Tesco managers "to be culled" in new round of job losses
16 February 2015 -
Thousands of staff face the axe at Tesco offices and in stores, as chief executive Dave Lewis looks to cut costs
Tesco’s store management teams could be the target of further job cuts, as chief executive Dave Lewis intensifies his bid to revive the ailing supermarket chain. According to a report by the Sunday Telegraph, middle management at the brand will be under particularly tight scrutiny as Lewis plans to slash up to 10,000 jobs – including around 6,000 spread between its Cheshunt head office and 43 stores that have been earmarked for closure.
Appointed to lead Tesco in September, Lewis looks set to continue his hands-on, austere approach by attempting to remove an entire layer of management from Tesco shops, the Telegraph claims. Personnel working in roles that sit between store-manager level and that of shop assistants are said to be in line for different positions – although details have yet to be released on whether they will receive the same pay or working hours.
With more than 310,000 staff across 3,330 stores, Tesco is the UK’s biggest private-sector employer. Lewis is reportedly aiming to reduce head-office costs by 30% and save £250 million per year in expenses, as the firm hunts for resources to fund price cuts and shore up its balance sheet.
If the job cuts come to fruition, they will only serve to emphasise the dire position that the chain has found itself in during the past 18 months. Following its £263m accounting scandal last year and the loss of market share to discount retailers Lidl and Aldi, the company has already warned that group trading profits in this financial year will not exceed £1.4 billion – down dramatically on the £3.3bn recorded for last year. Having sold off its foreign outlets, Lewis has refocused the retailer on its domestic performance, with analysts claiming Tesco is losing money in the UK.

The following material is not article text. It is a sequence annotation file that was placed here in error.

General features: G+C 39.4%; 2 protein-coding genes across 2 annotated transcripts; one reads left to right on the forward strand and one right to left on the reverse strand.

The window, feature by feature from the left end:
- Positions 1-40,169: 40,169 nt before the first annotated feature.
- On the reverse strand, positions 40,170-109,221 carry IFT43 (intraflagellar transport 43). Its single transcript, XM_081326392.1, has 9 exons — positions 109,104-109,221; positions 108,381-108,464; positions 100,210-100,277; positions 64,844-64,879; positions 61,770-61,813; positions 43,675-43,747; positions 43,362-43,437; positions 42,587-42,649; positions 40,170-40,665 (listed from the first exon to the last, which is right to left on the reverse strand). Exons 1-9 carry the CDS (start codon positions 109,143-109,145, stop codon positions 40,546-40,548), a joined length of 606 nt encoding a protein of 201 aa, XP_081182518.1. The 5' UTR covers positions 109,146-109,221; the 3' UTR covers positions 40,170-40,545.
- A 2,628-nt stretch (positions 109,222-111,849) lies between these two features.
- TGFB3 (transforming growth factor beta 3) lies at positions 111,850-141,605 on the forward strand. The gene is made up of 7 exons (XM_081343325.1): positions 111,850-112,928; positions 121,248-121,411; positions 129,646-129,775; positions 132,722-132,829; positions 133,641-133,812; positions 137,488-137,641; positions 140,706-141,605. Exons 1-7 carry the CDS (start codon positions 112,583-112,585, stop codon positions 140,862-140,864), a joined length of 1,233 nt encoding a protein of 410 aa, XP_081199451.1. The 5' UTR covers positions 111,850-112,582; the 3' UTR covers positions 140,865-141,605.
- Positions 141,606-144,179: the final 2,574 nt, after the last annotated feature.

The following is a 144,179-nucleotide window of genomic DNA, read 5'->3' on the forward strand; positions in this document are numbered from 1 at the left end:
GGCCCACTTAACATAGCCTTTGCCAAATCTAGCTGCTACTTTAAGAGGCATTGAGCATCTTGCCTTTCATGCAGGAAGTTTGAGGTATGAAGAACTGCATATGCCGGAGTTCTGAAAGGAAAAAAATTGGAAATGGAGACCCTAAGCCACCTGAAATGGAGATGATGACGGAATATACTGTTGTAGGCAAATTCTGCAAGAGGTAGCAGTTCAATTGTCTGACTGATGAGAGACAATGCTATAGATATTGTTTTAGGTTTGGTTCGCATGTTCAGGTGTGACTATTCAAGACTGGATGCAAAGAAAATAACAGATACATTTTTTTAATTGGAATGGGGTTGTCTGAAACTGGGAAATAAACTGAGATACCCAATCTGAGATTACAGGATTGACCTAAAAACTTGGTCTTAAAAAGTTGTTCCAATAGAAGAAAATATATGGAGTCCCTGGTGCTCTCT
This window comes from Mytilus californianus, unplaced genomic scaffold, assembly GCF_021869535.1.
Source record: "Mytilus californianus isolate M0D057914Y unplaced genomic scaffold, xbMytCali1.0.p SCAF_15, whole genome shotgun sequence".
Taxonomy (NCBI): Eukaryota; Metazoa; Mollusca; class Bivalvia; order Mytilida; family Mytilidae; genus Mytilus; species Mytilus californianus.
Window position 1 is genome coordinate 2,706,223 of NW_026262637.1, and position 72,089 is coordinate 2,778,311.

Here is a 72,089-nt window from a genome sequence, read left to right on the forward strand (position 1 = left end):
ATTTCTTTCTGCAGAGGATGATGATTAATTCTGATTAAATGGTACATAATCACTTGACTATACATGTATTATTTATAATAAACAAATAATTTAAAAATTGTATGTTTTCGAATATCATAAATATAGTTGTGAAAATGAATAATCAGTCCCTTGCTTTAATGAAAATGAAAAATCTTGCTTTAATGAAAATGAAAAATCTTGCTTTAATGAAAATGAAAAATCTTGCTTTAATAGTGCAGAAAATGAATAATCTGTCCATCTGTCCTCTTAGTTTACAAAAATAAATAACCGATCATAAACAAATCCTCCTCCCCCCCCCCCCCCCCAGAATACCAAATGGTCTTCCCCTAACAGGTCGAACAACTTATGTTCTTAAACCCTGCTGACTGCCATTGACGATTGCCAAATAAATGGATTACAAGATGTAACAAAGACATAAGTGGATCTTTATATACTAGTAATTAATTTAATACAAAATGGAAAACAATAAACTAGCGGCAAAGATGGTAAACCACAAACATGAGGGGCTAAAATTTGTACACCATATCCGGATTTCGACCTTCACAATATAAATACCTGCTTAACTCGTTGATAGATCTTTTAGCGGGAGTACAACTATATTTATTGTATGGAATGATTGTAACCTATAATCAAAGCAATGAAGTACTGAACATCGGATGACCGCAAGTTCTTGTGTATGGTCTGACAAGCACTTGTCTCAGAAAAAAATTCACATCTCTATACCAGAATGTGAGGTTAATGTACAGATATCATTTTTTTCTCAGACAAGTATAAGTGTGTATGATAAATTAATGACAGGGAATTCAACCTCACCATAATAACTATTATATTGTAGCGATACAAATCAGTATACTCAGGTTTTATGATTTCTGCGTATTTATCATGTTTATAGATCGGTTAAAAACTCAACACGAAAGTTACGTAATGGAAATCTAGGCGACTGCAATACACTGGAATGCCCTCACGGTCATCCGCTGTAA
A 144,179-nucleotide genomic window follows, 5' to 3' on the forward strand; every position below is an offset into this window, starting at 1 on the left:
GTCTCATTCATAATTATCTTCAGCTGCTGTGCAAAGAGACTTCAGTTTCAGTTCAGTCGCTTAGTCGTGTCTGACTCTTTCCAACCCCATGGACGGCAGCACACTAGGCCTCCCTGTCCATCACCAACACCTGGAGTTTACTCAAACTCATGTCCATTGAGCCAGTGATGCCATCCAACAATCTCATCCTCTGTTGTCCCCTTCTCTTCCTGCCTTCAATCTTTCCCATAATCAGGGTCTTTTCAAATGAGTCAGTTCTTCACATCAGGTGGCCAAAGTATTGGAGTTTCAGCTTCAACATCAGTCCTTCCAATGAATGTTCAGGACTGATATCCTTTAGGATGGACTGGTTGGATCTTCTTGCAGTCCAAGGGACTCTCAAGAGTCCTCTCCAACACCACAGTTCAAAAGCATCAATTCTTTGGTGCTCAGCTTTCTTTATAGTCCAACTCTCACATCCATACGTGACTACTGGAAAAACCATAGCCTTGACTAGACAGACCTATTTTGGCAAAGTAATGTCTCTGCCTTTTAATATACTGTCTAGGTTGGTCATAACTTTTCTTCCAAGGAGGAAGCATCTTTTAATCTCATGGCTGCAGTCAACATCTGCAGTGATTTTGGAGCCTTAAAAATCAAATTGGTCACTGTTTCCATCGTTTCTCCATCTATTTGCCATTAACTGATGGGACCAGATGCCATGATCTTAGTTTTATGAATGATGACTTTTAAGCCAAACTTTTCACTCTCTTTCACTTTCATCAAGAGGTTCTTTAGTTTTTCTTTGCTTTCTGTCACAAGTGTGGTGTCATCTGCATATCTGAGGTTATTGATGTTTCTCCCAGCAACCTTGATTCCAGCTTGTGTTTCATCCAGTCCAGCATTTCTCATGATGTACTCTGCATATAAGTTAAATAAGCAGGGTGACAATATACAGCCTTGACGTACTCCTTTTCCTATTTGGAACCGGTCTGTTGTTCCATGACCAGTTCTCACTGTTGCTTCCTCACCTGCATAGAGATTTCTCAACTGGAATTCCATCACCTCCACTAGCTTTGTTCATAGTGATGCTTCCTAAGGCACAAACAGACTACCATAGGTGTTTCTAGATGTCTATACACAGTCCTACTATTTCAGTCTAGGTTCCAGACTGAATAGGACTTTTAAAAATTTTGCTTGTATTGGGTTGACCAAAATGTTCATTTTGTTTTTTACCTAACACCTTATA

Shore Capital analyst Clive Black told the Telegraph that Lewis is trying to “simplify” Tesco, and that the plans of so-called “Drastic Dave” plans are similar to those he implemented during his top-to-toe revamp of Unilever almost a decade ago.
In the New Year, Tesco began a staff consultation, with head office employees offered voluntary redundancy. The full allocation of the reported new job cuts will depend on the success of that consultation process, and how willing store workers are to move into new positions and working structures.
Tesco is not alone in its mission to shed staff. Poor sales performance forced fellow Big Four supermarket Asda to announce 1,360 redundancies last year after shaking up its management structure, while Morrisons cut 2,600 jobs. However, Tesco is also awaiting a new chairman to work with Lewis, after the accounting scandal forced previous chair Sir Richard Broadbent to step down. Barratt Developments’ John Allan is the tipsters’ favourite to take over the position.
“Drastic Dave” certainly seems to have strong ideas of what works. For more thoughts on essential traits for successful leadership, sign up to this forthcoming CMI seminar.
Image of Tesco sign courtesy of 1,000 Words / Shutterstock.
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